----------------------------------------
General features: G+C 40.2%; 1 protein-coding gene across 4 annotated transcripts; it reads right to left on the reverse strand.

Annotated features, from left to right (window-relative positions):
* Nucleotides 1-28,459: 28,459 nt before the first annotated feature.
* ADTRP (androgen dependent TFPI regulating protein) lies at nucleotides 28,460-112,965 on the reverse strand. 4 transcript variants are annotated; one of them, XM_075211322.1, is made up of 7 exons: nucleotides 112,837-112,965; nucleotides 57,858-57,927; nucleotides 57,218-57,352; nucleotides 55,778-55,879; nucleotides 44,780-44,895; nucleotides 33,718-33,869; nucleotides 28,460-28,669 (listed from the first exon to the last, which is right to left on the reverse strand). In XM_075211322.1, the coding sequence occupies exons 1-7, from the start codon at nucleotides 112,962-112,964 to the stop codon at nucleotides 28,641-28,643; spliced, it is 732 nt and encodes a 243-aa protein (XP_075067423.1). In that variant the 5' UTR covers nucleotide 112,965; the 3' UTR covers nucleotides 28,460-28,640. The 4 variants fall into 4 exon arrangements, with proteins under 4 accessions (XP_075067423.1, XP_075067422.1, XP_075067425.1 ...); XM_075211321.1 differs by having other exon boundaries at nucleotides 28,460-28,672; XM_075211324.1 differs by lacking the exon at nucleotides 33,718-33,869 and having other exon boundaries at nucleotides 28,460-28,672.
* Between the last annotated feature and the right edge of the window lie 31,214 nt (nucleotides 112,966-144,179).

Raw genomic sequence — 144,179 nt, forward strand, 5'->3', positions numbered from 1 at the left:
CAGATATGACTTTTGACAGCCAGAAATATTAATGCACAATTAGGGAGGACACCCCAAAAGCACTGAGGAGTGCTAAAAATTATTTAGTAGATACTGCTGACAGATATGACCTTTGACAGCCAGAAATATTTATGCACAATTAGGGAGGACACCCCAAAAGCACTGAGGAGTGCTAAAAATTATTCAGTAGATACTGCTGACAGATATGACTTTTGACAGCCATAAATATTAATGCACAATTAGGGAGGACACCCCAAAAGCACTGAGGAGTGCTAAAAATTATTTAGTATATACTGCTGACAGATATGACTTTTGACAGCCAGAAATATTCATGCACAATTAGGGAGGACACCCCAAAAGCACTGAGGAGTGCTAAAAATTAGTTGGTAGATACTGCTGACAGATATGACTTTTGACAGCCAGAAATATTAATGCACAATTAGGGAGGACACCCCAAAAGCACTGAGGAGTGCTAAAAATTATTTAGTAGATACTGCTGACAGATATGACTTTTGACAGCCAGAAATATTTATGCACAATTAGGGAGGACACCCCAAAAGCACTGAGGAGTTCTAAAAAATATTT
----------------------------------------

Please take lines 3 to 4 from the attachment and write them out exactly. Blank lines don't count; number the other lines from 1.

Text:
* Nucleotides 1-28,459: 28,459 nt before the first annotated feature.
* ADTRP (androgen dependent TFPI regulating protein) lies at nucleotides 28,460-112,965 on the reverse strand. 4 transcript variants are annotated; one of them, XM_075211322.1, is made up of 7 exons: nucleotides 112,837-112,965; nucleotides 57,858-57,927; nucleotides 57,218-57,352; nucleotides 55,778-55,879; nucleotides 44,780-44,895; nucleotides 33,718-33,869; nucleotides 28,460-28,669 (listed from the first exon to the last, which is right to left on the reverse strand). In XM_075211322.1, the coding sequence occupies exons 1-7, from the start codon at nucleotides 112,962-112,964 to the stop codon at nucleotides 28,641-28,643; spliced, it is 732 nt and encodes a 243-aa protein (XP_075067423.1). In that variant the 5' UTR covers nucleotide 112,965; the 3' UTR covers nucleotides 28,460-28,640. The 4 variants fall into 4 exon arrangements, with proteins under 4 accessions (XP_075067423.1, XP_075067422.1, XP_075067425.1 ...); XM_075211321.1 differs by having other exon boundaries at nucleotides 28,460-28,672; XM_075211324.1 differs by lacking the exon at nucleotides 33,718-33,869 and having other exon boundaries at nucleotides 28,460-28,672.